Convivium was a project of Cardus 2011‑2022, and is preserved here for archival purposes.
Two Sides to OutremontTwo Sides to Outremont

Two Sides to Outremont

"All it took was walking down Avenue Bernard." Read Gideon Strauss reflect on the surprises that await, hidden in Outremont’s antagonisms.

Gideon Strauss
4 minute read

Outremont Voices

Over coming weeks, the Thread of 1000 Stories will feature regular dispatches from Gideon Strauss as he brings a newcomer's eyes to Montreal's Outremont borough. Originally from South Africa, Gideon was the Editor of Cardus' Comment magazine for 10 years, and a faculty member at Fuller Theological Seminary in California, before moving to Montreal in 2016. Landing on "the other side of the mountain" - Outremont - he plunged into "field research" on one of Canada's oldest and most faith-diverse neighbourhoods.

All it took was walking down Avenue Bernard. I had moved to Montreal in the summer of 2016, and while looking for an apartment I was staying in the Mile End neighbourhood. Bernard runs from east to west through these two adjoining neighbourhoods. One late morning I set out along this street to go and see what might be up for rent. A block after I crossed Park Avenue the sidewalks broadened, and restaurant after restaurant spilled out onto patios alive with people enjoying the food, the drink, the sunshine, and the hospitality. At the beginning of August I moved into a small apartment – my hermitage, for the time being – on this very street.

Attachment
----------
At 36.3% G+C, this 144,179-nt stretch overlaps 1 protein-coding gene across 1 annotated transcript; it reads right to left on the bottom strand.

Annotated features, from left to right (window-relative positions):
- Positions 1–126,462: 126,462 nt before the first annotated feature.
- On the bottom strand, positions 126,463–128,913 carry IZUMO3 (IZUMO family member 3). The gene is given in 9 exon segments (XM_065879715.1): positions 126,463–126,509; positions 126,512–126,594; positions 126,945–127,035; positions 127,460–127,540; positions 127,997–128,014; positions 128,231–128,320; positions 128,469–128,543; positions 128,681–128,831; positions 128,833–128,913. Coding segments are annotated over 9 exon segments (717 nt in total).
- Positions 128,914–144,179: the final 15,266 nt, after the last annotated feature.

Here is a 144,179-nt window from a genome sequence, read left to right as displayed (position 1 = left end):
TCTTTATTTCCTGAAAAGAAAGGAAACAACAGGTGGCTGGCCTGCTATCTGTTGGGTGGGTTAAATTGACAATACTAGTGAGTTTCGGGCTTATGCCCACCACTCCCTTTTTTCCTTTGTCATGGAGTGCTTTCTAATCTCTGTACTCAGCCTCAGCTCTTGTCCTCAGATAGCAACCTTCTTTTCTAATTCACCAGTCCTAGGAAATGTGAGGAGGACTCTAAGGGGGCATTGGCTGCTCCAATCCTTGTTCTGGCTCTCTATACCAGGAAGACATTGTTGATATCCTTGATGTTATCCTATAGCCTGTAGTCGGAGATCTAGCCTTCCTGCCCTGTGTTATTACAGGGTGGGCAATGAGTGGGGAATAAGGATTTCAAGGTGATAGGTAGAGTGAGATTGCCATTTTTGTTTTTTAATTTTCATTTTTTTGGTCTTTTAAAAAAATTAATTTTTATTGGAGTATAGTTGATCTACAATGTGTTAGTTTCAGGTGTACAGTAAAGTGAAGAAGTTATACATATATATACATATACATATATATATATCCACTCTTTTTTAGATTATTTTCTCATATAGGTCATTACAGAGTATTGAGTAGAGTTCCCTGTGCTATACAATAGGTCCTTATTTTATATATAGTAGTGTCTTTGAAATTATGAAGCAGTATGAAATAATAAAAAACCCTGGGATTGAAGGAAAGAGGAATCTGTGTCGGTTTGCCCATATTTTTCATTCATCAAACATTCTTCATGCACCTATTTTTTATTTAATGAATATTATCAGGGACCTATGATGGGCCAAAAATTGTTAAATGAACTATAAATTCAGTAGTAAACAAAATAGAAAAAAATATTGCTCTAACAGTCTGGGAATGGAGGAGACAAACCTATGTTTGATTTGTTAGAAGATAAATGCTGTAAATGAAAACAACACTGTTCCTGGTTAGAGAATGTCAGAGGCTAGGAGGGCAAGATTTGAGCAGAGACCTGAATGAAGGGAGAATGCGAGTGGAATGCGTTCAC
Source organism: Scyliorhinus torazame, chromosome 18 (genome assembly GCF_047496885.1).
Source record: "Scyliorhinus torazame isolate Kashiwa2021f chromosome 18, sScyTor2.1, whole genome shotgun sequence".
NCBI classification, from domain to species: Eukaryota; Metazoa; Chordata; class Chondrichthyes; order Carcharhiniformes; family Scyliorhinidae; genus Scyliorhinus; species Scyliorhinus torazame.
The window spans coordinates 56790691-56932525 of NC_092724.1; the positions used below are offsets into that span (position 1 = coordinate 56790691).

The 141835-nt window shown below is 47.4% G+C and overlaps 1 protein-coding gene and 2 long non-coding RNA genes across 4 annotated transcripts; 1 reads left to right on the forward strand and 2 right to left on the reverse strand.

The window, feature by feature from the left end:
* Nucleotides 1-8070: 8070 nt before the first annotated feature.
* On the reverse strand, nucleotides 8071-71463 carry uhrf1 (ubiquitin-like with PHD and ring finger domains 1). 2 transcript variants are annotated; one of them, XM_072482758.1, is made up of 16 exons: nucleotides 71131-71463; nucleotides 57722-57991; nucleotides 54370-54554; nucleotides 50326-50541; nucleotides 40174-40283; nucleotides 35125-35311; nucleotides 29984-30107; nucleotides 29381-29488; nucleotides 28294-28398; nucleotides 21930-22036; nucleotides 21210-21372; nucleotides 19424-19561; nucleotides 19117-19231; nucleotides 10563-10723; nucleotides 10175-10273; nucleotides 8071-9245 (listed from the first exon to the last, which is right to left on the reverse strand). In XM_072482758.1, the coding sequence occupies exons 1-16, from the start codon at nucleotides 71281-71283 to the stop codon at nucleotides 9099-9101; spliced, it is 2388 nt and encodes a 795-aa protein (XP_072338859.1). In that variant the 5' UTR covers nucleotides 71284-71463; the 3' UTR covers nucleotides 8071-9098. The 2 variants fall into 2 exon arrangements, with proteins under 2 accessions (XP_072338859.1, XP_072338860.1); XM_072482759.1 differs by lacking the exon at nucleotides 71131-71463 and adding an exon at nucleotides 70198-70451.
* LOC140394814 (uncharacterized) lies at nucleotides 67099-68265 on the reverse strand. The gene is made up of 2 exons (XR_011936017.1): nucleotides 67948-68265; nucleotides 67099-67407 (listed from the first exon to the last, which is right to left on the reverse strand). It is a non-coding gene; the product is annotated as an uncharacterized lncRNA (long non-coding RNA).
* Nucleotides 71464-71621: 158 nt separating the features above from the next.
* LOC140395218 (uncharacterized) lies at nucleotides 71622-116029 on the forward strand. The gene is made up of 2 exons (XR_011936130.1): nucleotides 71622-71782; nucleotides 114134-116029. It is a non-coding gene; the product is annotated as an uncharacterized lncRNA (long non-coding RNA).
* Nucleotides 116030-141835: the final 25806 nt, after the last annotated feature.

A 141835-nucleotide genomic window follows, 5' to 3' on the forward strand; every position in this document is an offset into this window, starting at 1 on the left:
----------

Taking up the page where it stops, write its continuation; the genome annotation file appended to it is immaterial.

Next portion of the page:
For exercise I walk. My favourite route starts at my front door, goes south on Outremont Avenue, cuts across Outremont Park (tall trees, playground, large fountained pond), passes the Gothic Revival church building of the Saint-Viateur Catholic parish, slows down a little as I window-shop on Laurier Avenue, and then either turns right toward the footpaths on Mount Royal or keeps going straight towards the reward of coffee and a Breton pastry at the Pâtisserie Au Kouign-Amann on Avenue du Mont-Royal. I don’t know of a set of neighbourhoods anywhere else that offers quite as pleasing an amalgam of the comforts of village life and the magic of city life as does Outremont and the adjoining arrondissements … and at housing costs that are remarkably reasonable when compared with those in cities like New York, Los Angeles, or even Toronto.

As I settled into Outremont during late summer and early fall, I slowly became ever more familiar with the borough’s delights. Catching a show at Theatre Outremont. Over pizza and a glass of wine, enjoying the sight of people in animated conversations on patios all along the three blocks of Avenue Bernard nearest my apartment. Chatting with the bartender at Brasserie Bernard about the syrups and garnishes (candied ginger, hurrah!) she makes for the cocktails she serves. Slowly beginning to learn my first few words of French from the checkout staff at Première Moisson and Les 5 saisons.